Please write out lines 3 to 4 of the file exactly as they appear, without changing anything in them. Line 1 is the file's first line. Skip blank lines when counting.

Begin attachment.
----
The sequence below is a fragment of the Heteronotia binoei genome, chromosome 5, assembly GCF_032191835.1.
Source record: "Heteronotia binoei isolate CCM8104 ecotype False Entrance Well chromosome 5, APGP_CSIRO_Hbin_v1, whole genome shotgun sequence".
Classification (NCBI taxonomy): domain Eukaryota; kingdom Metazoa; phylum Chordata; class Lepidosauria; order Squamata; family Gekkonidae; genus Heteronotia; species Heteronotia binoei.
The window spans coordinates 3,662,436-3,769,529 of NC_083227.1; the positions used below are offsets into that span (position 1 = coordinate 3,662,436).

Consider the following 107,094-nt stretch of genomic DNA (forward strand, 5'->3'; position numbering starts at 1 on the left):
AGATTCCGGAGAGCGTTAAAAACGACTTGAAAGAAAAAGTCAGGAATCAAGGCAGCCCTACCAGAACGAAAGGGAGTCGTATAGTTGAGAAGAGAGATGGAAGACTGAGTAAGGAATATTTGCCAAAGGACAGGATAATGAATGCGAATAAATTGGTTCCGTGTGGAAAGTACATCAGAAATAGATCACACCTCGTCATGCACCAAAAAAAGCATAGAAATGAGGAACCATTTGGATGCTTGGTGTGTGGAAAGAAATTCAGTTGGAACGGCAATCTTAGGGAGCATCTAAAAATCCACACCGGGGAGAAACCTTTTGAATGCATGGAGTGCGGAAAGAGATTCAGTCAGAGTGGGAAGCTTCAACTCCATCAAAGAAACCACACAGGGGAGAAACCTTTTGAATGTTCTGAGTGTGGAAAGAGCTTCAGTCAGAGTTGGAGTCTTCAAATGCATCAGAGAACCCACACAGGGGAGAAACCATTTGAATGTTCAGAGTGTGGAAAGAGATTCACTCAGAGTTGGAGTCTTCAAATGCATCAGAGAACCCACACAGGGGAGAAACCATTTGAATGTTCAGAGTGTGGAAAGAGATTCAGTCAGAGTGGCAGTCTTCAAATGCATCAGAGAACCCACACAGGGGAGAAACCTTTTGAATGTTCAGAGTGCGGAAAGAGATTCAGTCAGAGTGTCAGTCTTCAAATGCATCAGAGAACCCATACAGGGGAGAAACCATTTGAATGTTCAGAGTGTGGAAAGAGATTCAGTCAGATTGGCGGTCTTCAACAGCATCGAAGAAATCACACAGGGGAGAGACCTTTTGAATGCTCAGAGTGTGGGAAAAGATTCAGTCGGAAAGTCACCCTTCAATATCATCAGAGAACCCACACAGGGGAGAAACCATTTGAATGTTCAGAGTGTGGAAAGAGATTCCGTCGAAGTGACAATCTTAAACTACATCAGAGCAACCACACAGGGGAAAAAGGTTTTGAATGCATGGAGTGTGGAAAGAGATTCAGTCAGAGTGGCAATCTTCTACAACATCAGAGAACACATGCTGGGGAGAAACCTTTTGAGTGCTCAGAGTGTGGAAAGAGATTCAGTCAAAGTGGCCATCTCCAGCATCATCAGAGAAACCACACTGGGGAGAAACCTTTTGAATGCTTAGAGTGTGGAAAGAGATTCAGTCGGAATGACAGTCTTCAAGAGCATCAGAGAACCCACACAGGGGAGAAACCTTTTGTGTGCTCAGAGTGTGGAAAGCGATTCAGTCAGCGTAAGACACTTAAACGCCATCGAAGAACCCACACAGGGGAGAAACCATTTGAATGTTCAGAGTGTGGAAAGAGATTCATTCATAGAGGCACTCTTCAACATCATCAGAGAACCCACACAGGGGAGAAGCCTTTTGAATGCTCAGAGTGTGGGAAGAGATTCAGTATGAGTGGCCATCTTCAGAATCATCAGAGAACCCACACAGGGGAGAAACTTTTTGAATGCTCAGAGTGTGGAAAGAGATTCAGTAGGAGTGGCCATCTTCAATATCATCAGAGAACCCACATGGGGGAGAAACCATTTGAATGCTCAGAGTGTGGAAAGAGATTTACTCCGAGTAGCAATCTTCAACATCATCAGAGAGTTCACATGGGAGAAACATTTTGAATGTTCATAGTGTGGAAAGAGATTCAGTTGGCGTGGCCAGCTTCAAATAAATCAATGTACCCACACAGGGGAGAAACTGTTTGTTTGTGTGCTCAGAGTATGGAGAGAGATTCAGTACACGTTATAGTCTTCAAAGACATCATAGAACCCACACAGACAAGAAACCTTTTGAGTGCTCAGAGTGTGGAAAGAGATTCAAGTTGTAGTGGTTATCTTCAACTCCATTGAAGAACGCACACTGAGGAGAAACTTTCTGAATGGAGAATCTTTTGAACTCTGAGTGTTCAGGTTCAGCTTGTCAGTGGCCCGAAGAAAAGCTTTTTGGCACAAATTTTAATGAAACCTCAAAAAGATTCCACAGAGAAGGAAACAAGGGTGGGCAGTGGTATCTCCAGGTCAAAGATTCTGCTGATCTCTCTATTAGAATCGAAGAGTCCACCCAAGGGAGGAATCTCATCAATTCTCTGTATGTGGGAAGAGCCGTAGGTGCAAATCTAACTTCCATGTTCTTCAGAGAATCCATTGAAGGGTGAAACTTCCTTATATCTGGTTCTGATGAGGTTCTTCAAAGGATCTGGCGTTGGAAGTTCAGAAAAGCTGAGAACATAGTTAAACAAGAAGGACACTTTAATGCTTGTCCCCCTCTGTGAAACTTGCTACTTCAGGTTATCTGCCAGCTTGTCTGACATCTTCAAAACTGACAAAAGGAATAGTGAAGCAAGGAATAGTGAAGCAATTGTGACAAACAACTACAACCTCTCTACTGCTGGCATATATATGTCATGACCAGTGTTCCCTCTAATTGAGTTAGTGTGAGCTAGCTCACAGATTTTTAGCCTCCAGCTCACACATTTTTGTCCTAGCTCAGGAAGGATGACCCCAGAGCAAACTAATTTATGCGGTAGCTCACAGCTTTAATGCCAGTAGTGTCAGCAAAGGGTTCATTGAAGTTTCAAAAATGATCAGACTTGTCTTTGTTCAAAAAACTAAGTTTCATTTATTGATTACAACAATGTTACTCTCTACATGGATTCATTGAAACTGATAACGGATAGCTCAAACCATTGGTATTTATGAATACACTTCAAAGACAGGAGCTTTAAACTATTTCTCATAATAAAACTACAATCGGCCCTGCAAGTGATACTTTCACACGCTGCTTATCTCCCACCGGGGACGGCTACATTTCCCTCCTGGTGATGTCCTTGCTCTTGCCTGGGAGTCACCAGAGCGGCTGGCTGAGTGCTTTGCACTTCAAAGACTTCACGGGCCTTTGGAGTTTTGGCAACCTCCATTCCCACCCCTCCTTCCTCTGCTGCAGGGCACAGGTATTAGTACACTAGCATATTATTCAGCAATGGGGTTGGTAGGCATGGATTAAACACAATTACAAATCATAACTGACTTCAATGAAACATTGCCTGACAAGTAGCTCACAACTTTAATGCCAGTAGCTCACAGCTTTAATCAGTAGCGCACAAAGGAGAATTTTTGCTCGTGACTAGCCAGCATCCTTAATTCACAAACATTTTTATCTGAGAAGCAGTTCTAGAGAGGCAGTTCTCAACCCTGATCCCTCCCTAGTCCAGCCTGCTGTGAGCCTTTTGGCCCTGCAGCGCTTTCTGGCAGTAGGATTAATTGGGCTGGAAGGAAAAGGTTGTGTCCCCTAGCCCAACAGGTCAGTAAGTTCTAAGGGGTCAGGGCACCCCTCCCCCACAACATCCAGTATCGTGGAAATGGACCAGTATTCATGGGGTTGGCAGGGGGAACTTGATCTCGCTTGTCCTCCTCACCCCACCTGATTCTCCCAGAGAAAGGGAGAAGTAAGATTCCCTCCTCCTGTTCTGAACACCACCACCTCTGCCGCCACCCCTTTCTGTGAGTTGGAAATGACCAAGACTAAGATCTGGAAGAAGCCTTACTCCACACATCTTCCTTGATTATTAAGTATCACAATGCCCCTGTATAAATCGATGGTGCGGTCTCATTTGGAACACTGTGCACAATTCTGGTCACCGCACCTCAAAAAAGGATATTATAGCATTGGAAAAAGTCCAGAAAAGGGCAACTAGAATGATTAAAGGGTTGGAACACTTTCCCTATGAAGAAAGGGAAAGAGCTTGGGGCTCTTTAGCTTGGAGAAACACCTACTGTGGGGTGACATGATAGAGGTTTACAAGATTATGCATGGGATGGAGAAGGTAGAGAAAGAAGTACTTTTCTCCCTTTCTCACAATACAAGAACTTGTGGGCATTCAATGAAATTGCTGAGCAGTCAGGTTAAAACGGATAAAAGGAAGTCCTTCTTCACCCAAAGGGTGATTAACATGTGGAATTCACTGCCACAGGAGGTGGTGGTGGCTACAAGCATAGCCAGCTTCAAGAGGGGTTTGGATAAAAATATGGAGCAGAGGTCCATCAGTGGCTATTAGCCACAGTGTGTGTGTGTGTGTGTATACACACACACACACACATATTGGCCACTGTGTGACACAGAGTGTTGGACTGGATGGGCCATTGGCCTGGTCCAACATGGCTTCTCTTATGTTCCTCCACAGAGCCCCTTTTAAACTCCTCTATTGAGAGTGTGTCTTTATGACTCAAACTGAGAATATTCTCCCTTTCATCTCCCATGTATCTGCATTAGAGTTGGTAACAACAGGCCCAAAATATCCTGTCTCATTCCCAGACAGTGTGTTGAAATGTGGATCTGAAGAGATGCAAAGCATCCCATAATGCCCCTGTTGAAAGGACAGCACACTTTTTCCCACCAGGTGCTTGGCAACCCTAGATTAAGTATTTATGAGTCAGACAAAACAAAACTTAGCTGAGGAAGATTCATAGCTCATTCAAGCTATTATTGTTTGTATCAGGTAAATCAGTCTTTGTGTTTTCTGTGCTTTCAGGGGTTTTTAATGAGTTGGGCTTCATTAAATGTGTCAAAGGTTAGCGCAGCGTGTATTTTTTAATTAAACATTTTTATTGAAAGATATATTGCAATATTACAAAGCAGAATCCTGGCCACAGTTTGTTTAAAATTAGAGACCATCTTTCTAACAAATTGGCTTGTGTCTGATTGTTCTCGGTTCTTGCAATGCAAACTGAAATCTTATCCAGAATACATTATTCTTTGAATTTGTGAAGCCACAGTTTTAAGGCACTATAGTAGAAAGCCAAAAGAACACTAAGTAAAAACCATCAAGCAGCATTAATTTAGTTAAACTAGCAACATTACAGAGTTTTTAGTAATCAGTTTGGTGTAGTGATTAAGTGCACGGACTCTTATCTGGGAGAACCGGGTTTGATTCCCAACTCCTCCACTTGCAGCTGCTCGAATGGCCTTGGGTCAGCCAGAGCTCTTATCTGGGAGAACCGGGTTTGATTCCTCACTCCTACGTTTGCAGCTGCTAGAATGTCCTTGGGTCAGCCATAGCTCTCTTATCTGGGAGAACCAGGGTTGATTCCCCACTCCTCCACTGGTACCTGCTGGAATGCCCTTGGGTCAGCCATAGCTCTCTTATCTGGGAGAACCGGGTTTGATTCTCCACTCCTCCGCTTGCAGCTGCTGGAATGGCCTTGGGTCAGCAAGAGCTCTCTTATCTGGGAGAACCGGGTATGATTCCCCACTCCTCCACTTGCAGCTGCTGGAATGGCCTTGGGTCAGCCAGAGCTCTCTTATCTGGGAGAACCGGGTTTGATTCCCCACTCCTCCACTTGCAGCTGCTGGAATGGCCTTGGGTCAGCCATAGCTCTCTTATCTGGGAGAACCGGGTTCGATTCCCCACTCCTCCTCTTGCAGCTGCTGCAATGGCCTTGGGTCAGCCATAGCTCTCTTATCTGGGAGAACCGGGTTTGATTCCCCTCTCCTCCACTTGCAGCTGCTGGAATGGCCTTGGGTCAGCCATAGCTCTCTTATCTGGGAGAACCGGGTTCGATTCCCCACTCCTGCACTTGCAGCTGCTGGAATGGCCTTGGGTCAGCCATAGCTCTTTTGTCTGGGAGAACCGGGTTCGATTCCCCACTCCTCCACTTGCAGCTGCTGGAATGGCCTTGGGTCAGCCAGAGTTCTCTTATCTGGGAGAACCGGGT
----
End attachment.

Classification (NCBI taxonomy): domain Eukaryota; kingdom Metazoa; phylum Chordata; class Lepidosauria; order Squamata; family Gekkonidae; genus Heteronotia; species Heteronotia binoei.
The window spans coordinates 3,662,436-3,769,529 of NC_083227.1; the positions used below are offsets into that span (position 1 = coordinate 3,662,436).